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An Important Step in Congress for Protecting Children’s Health

Peter Yeo, Vice President for Public Policy, United Nations Foundation

When we talk about vaccines, we usually talk about impact. We talk about the millions of lives saved, we talk about progress made and we talk about the healthier world they build. All of that is true, and all of that is incredibly important. But today, I want to talk about the critical role that our elected officials play in this story.

Today, the Senate Foreign Relations Committee passed Resolution 578, supporting the role of the United States in ensuring that children in the world’s poorest countries have access to vaccines and immunization through Gavi, the Vaccine Alliance.

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US Capitol building in Washington. Credit: Rob Crawley/Flickr

Its support is well-founded: The US Centers for Disease Control and Prevention has called vaccines one of the greatest public health achievements of the 20th century. Gavi has played a key role in continuing that success in the 21st century by expanding access to life-saving vaccines: Since 2000, Gavi has helped immunize close to half a billion children, saving six million lives in the process.

So, why does this resolution matter? The US Congress plays a huge part in ensuring vaccines reach the children that need them most by making decisions every year about which programs to support, including Gavi’s life-saving global immunization programs. This resolution shows strong bipartisan support among US senators for Gavi and other global immunization efforts. By giving Gavi this vote of confidence, these senators are helping build a groundswell of support, which helps galvanize other countries to do the same – building global political will.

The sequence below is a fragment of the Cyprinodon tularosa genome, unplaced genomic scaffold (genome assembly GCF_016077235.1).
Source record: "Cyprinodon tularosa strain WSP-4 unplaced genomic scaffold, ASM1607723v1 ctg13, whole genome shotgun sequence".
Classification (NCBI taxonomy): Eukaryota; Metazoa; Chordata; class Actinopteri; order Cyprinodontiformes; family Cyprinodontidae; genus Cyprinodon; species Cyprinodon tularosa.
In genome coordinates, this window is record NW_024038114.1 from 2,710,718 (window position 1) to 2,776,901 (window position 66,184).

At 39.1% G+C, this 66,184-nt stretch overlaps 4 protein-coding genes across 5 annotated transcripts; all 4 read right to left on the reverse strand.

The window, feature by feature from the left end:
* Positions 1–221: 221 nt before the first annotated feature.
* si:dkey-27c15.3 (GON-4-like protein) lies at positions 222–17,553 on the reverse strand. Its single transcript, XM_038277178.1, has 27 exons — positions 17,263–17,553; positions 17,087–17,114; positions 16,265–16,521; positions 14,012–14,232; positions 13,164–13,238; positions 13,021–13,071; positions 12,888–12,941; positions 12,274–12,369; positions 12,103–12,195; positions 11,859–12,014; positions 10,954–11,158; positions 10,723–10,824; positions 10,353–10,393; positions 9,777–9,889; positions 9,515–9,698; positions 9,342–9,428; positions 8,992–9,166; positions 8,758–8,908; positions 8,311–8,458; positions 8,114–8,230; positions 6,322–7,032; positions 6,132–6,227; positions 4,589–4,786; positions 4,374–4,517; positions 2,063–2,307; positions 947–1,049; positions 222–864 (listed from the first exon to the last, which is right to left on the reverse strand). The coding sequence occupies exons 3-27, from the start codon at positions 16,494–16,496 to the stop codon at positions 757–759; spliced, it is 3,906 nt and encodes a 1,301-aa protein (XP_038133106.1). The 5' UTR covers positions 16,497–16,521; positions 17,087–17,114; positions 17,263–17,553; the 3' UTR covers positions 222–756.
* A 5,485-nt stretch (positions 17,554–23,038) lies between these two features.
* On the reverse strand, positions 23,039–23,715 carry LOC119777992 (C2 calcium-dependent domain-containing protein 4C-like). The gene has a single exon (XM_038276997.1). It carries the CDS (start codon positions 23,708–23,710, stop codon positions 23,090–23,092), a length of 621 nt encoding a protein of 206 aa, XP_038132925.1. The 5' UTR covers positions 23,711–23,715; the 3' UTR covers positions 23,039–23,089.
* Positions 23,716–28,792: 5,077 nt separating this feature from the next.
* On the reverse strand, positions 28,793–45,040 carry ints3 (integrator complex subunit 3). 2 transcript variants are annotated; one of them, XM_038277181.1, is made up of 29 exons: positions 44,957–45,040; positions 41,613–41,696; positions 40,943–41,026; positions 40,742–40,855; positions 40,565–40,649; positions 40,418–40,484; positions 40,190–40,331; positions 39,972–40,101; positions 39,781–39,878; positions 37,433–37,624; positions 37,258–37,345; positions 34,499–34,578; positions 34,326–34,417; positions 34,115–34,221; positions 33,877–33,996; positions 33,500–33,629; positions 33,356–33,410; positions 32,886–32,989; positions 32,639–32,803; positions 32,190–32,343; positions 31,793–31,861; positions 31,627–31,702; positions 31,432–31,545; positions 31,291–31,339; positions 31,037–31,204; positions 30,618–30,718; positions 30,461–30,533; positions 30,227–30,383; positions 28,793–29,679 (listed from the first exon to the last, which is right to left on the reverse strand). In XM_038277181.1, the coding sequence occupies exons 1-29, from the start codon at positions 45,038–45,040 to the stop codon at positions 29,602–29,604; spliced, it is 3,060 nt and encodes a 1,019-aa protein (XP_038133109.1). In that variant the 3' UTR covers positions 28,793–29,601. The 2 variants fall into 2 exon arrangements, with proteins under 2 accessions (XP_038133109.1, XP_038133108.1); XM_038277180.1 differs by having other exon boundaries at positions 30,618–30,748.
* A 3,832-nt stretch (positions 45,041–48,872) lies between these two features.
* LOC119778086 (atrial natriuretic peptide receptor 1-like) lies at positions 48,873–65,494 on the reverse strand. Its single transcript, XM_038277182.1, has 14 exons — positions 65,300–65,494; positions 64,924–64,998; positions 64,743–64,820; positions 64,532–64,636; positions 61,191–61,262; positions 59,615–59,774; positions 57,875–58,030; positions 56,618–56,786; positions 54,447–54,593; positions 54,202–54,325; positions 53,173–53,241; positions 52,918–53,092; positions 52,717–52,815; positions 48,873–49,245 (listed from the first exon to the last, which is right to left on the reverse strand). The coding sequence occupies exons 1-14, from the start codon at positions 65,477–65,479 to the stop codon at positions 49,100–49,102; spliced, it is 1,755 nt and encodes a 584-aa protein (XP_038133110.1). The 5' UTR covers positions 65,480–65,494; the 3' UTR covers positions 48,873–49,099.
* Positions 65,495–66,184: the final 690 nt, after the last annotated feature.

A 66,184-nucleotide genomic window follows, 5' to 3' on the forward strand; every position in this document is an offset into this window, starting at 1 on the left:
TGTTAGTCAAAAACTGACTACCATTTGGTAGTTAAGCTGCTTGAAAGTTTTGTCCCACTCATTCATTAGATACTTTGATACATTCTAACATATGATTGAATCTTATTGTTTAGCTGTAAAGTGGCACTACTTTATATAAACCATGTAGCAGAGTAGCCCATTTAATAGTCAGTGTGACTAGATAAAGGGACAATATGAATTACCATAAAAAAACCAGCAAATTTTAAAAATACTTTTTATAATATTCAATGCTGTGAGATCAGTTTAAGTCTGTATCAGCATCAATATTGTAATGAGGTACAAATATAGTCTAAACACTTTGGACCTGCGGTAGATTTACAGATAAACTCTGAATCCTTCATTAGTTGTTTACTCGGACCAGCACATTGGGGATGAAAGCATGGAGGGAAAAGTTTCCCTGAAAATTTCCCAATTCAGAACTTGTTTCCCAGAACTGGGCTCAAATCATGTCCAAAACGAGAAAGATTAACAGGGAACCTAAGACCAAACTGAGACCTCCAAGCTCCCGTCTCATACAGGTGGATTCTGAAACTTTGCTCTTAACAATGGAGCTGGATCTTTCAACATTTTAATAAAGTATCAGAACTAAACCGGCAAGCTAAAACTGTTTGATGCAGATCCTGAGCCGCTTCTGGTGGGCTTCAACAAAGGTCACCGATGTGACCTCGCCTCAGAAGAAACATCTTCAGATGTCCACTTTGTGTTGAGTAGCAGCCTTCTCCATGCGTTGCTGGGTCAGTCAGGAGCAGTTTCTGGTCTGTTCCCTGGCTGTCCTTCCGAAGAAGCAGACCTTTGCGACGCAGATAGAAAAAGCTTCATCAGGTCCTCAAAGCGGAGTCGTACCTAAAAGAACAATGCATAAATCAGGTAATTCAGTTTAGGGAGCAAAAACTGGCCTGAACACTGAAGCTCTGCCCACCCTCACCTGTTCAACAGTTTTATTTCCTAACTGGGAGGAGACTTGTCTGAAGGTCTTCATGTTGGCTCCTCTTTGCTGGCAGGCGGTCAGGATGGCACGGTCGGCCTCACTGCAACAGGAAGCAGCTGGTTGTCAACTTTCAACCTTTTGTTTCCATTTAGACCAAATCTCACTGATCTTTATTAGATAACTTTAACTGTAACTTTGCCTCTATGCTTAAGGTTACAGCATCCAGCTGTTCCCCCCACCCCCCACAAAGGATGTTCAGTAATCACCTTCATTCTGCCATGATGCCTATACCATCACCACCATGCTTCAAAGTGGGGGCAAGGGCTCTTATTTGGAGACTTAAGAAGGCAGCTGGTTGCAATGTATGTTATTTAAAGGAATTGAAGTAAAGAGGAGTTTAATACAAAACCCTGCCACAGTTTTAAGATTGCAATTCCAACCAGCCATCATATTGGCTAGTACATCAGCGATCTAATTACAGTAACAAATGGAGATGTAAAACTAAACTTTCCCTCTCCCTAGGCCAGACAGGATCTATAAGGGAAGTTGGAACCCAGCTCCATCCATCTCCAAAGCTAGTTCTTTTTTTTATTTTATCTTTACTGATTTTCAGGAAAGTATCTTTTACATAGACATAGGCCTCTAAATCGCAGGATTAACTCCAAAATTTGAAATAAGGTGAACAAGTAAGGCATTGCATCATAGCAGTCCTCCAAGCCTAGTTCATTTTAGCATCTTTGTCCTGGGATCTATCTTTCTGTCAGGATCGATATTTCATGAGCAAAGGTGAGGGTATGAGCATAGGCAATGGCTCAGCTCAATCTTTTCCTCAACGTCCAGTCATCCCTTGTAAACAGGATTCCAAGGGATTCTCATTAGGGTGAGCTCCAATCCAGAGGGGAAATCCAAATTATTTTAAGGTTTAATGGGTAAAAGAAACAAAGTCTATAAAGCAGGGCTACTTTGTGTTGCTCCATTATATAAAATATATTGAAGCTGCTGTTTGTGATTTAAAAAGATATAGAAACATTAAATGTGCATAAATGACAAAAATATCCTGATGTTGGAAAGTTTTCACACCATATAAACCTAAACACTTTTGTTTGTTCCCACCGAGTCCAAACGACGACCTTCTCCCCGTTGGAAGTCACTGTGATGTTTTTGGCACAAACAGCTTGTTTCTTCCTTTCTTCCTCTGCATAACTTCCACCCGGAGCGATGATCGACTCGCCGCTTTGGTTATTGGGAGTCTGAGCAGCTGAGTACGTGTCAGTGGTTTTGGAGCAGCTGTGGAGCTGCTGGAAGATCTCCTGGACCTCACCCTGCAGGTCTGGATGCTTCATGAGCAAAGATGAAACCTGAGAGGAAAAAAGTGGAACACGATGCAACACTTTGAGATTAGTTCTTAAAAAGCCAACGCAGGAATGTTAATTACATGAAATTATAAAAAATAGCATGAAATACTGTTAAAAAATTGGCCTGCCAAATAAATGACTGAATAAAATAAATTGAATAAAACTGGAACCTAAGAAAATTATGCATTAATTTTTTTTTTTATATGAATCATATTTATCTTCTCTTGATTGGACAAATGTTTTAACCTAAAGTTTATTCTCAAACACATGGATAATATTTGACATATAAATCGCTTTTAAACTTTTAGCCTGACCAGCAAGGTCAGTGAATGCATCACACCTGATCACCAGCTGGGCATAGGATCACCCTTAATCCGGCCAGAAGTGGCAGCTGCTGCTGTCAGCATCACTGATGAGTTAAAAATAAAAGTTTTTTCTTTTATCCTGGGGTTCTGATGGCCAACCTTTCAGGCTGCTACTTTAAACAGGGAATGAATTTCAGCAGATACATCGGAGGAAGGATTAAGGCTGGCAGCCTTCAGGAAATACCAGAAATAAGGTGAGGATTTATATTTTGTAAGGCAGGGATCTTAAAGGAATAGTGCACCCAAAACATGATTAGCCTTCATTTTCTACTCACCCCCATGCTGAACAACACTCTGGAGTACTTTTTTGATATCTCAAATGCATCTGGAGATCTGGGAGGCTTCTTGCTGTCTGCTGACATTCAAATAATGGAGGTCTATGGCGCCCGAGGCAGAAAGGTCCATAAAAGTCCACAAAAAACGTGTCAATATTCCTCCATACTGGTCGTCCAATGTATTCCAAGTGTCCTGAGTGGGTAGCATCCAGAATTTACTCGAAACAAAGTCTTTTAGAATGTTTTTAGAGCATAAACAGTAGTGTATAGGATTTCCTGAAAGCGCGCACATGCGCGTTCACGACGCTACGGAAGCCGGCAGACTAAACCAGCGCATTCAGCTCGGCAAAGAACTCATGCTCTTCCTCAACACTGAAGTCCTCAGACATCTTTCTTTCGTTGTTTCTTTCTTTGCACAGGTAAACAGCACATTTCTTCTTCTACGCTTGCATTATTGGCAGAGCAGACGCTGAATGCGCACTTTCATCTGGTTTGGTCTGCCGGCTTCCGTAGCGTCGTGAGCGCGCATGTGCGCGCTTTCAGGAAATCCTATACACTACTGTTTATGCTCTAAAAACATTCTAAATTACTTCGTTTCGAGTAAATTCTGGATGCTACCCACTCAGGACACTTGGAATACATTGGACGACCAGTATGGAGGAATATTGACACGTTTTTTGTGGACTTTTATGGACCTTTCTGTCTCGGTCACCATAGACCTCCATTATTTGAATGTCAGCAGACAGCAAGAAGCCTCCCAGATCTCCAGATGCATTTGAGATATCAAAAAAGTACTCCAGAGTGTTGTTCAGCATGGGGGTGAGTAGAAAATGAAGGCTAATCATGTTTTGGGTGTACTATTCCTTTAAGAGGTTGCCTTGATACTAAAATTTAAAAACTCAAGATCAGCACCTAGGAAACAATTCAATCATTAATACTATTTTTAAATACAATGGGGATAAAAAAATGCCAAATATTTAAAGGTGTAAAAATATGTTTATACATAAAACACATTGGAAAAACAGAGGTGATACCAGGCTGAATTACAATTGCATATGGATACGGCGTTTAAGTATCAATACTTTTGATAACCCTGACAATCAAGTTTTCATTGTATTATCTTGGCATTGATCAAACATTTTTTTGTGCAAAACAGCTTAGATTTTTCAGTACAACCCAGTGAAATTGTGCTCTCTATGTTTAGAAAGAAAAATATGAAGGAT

The backing of US legislators could not come at a more critical time. In January, Gavi will convene a replenishment to mobilize resources from global donors – $7.5 billion to be exact – for Gavi’s next strategic period, 2016-2020. Many countries now are making decisions about how much to give – including the US. With these resources, Gavi estimates that it can help immunize 300 million additional children, resulting in 5 million to 6 million lives saved. That’s worth getting excited about.

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Schoolchildren during a vaccination campaign in Tanzania this year. Credit: Gavi/Karel Prinsloo.

On behalf of Shot@Life and our supporters across the country, we want to extend our sincere appreciation to the Senate Foreign Relations Committee, and Senators Bob Menedez (D-NJ), Marco Rubio (R-FL), Chris Coons (D-DE) and John Boozman (R-AR) – the drivers of this resolution – for their continued leadership in support of an impactful partnership that is saving and improving the lives of millions of children in developing countries.

Now, we just need a vote on the Senate floor. Support from Congress for Gavi- as reflected in passage of the Resolution- will hopefully be part of a $1 billion commitment from the United States.

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